This year’s Columbus Boys and Girls Club Youth of the Year award winner is described as polite, positive and generous. Based on the number of activities in which he participates, Caleb Cureton also is engaged.

Those qualities made choosing 14-year-old Caleb for the award easy, said Zach Dickerson, teen program director at Foundation for Youth, the Columbus-based community organization that offers programming for children and oversees the Boys and Girls Club.

However, easy doesn’t describe Caleb’s transition about two years ago to Columbus.

Moving to a new city and family struggles made it difficult. But a new world opened to Caleb at the Boys and Girls Club, one that’s allowed him to thrive, his mother, Shana Cureton, said.

Story continues below gallery

“I’ve seen him dramatically come out of his shell, and I think, for him, it was the first time he was safe and felt people cared about him, and he started to care again,” Shana Cureton said.

The Curetons moved from Louisville to Columbus in the spring of 2014 because the father was stationed at Camp Atterbury near Edinburgh. However, the effects of his seven previous deployments and post-traumatic stress disorder took a toll on the family, Shana Cureton said.

Caleb, his 7-year-old sister, Aubrie, and their mother found help at Turning Point Domestic Violence Services that summer, she said. It was there that Caleb learned about the Boys and Girls Club. Another boy staying at Turning Point introduced Caleb to the club.

It took Caleb little time to become comfortable with the new situation and new people.

“At first it was overwhelming, and then after a while I found interest in the activities,” Caleb said.

That might be an understatement.

“He is pretty much here every day,” Dickerson said.

Whether it’s after school or during the summer, Caleb rarely misses as day at the club, Dickerson said.

The cumulative impact is that Caleb’s grades have improved, he’s made friends and the staff values him, Shana Cureton said.

Caleb said he enjoys the science programs offered — such as one in robotics taught by a Cummins Inc. employee — because he likes to take things apart and put them back together. Caleb, who will be a freshman at Columbus Signature Academy — New Tech High School, added that he would like to pursue a career in engineering.

Field trips to state parks and swimming pools, college tours and volunteer opportunities also are a lot of fun, Caleb said. In particular, he enjoys volunteering at the Columbus Bicycle Co-op, which has allowed him to learn about bicycle maintenance and repair.

“Caleb is the only one that stuck with the bike co-op from beginning to end every Thursday,” Dickerson said.

The co-op is the first volunteering experience Caleb said he remembers.

“We help the people there put together bikes. It’s fun to help them and give back to the community,” Caleb said.

“I’ve never really volunteered before. The first time I did, I really liked it and wanted to keep doing it. I feel volunteering made me a better person,” he said.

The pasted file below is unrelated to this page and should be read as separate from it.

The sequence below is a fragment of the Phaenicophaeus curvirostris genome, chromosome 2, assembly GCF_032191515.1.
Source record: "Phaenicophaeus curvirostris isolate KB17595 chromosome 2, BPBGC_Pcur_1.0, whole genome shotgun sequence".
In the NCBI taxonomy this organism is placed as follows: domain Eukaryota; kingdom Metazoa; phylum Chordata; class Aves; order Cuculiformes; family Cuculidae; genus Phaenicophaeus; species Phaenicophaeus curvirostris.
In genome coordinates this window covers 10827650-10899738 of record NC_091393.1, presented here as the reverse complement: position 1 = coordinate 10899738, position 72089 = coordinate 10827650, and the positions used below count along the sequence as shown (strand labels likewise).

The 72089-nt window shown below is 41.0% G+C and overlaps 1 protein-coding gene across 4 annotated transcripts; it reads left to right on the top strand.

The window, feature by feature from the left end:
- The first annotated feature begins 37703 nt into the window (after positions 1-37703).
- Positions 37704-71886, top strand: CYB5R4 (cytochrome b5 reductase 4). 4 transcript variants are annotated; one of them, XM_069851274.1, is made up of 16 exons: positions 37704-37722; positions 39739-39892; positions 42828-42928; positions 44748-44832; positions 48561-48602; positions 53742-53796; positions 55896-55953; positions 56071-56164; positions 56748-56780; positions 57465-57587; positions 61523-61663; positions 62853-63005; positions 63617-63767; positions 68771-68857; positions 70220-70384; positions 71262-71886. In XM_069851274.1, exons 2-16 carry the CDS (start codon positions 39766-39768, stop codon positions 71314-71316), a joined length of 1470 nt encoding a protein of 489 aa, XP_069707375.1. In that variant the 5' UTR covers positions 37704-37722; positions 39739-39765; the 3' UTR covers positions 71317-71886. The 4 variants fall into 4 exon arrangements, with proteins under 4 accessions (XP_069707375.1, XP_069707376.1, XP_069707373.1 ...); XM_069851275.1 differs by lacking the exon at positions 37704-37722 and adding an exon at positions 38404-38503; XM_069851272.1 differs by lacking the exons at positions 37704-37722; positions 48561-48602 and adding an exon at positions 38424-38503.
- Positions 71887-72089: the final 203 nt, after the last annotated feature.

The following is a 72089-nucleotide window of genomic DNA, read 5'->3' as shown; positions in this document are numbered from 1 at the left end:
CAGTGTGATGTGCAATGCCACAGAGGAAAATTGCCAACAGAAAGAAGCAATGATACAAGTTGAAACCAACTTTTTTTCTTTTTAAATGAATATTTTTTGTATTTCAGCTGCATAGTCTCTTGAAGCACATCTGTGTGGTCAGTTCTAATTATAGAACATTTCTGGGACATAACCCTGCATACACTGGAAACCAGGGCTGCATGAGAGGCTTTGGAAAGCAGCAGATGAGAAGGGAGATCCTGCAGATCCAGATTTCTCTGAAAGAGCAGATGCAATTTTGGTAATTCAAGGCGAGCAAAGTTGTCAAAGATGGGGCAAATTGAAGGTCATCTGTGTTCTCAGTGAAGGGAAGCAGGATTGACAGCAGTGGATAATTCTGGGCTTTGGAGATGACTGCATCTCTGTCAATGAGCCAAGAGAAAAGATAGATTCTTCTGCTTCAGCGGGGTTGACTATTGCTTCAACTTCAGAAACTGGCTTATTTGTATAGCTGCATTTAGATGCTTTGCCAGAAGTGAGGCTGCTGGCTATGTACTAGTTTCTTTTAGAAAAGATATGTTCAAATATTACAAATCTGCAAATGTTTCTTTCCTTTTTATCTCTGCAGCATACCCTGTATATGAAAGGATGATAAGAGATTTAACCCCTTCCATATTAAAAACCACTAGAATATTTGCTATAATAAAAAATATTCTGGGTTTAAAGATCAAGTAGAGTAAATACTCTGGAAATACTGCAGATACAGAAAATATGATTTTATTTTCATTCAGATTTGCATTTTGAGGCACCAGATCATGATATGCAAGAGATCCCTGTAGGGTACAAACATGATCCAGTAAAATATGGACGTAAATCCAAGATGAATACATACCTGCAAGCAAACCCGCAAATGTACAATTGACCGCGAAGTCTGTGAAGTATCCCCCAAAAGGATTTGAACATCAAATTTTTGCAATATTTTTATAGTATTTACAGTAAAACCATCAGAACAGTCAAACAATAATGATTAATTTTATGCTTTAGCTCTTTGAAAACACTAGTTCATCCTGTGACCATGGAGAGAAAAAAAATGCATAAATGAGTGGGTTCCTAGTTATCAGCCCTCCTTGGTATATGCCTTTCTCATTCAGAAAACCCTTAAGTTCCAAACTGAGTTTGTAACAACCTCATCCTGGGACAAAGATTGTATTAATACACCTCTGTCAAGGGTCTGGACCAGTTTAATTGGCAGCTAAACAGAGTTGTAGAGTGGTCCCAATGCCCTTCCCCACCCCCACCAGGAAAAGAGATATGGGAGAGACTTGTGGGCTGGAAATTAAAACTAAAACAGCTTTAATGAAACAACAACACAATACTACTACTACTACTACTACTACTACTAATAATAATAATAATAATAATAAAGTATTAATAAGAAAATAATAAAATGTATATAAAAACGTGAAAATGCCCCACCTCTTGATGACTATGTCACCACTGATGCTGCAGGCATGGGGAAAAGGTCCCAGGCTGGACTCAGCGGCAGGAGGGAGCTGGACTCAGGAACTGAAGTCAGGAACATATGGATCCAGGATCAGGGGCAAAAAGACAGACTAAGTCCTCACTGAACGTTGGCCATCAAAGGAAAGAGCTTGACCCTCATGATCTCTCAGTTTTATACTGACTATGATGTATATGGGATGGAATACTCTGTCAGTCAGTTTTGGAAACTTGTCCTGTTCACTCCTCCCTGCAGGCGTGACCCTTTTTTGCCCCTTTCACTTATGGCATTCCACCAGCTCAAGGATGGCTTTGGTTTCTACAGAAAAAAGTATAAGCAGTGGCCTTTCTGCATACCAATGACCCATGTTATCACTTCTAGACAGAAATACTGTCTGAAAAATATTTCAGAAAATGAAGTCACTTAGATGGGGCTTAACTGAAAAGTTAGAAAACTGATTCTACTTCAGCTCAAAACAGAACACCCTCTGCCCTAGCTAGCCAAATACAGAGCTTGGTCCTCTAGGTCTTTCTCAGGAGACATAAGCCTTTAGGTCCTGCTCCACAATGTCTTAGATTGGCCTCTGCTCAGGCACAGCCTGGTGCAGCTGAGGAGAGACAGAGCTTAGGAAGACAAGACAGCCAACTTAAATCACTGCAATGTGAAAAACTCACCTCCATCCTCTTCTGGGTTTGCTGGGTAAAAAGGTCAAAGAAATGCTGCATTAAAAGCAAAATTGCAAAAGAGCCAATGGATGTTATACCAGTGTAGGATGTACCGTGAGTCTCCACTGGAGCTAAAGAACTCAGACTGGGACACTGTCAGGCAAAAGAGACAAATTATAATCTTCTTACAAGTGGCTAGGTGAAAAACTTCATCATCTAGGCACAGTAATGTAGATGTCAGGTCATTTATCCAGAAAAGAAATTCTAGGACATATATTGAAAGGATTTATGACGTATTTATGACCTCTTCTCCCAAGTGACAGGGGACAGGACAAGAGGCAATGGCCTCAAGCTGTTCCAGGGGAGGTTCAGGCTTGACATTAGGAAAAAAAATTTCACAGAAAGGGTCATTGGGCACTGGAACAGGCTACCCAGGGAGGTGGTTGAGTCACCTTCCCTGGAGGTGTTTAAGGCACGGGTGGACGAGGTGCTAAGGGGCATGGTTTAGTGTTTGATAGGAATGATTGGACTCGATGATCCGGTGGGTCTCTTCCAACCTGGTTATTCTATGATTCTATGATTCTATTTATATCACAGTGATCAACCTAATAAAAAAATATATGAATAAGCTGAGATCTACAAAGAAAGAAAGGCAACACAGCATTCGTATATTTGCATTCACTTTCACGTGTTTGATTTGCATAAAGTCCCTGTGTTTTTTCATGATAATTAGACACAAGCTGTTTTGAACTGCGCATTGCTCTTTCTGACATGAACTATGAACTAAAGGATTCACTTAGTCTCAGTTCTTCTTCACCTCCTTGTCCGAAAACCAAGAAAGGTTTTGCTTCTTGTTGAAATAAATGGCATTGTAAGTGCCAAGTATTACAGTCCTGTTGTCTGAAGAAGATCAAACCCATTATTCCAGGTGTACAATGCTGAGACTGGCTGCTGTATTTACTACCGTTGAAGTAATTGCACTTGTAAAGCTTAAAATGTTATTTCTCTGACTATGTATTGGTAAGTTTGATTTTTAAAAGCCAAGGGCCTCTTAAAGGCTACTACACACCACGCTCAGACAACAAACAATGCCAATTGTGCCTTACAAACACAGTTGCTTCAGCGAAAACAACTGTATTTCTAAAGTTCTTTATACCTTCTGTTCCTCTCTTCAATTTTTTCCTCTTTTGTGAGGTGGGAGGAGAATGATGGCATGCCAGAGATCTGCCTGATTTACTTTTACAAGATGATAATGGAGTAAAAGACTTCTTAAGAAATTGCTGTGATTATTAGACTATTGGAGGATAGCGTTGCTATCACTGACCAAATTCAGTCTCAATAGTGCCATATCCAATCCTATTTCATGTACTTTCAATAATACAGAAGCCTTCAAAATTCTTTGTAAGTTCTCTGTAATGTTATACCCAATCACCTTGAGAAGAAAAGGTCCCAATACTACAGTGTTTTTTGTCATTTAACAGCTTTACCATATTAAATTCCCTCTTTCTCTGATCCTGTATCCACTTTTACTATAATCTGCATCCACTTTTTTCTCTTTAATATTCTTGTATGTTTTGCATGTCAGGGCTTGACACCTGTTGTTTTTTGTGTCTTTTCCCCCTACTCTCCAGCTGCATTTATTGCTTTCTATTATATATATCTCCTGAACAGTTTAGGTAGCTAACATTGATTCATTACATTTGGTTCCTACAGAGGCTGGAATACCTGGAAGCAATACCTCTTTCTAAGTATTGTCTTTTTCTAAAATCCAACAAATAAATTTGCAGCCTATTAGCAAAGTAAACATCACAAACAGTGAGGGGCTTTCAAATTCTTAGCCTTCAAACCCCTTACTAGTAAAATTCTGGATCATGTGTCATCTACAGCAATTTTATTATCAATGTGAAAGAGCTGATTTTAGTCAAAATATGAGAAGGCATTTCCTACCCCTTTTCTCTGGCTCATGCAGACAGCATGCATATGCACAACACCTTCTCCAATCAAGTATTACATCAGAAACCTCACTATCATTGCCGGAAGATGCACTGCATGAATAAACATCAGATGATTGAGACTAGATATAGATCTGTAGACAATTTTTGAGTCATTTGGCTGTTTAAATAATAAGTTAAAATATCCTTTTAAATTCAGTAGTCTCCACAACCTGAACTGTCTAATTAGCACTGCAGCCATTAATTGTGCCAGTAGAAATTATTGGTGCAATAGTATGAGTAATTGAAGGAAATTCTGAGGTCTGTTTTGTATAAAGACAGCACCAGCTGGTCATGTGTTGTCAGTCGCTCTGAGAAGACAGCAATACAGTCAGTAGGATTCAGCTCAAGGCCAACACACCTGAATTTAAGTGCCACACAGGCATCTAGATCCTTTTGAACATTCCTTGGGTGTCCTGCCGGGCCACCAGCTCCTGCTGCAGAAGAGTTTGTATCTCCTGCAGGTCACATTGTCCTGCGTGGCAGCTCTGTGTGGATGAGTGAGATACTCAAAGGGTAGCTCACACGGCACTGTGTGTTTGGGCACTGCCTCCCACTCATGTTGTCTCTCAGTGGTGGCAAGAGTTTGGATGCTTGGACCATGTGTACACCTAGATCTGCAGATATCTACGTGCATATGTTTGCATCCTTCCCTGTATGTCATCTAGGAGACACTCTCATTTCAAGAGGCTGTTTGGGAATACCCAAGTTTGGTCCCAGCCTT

Caleb said he thinks volunteering has a positive impact on others.

“I just like helping people so they know how to help people in the future,” he said.

His generosity is apparent at the club, too, Dickerson said.

“He’s always good about helping out the other kids,” Dickerson said, whether that’s playing games with them, helping with homework or even giving his sister needed attention.

Caleb’s positive attitude and many contributions made him a clear choice for the award, Dickerson said.

“I feel kind of honored,” Caleb said. “I know a lot of the staff here and some of the staff have been youth of the year in the past.”

While honored, Caleb said he was also nervous because he had to give a brief speech in about his experiences at the club during the annual Foundation for Youth meeting. It was his first time giving a public speech, he said.

At the meeting, Caleb also received the Carlin Lucas scholarship, worth $2,000 toward his future college education. While he knew he was receiving the top youth award, Caleb said the scholarship was a surprise.

His mother said it was another example of how beneficial Caleb’s experience has been at the Columbus Boys and Girls Club.

“I feel so many great things have happened from him being here,” she said.

About Caleb Cureton

Age: 14

Grade, school: Will be a freshman at Columbus Signature Academy — New Tech High School

Family: Mother, Shana; sister, Aubrie

Career aspiration: Become an engineer

Boys & Girls Club, Columbus

Its programming is located at Foundation for Youth, 405 Hope Ave., Columbus. It is open to boys and girls ages 5 to 18.

Program areas: Character and leadership development; education and career development; health and life skills; the arts; sports, fitness and recreation.

Phone: 812-348-4558

Director: Nathan Larrison, Ext. 302; or by email,


— Annual membership, $25 per child.

— Weekly participaton fee, $17.50 to $35 for members

— Day Pass, $12 for after school; $25, non-after school.

Author photo
Kirk Johannesen is assistant managing editor of The Republic. He can be reached at or (812) 379-5639.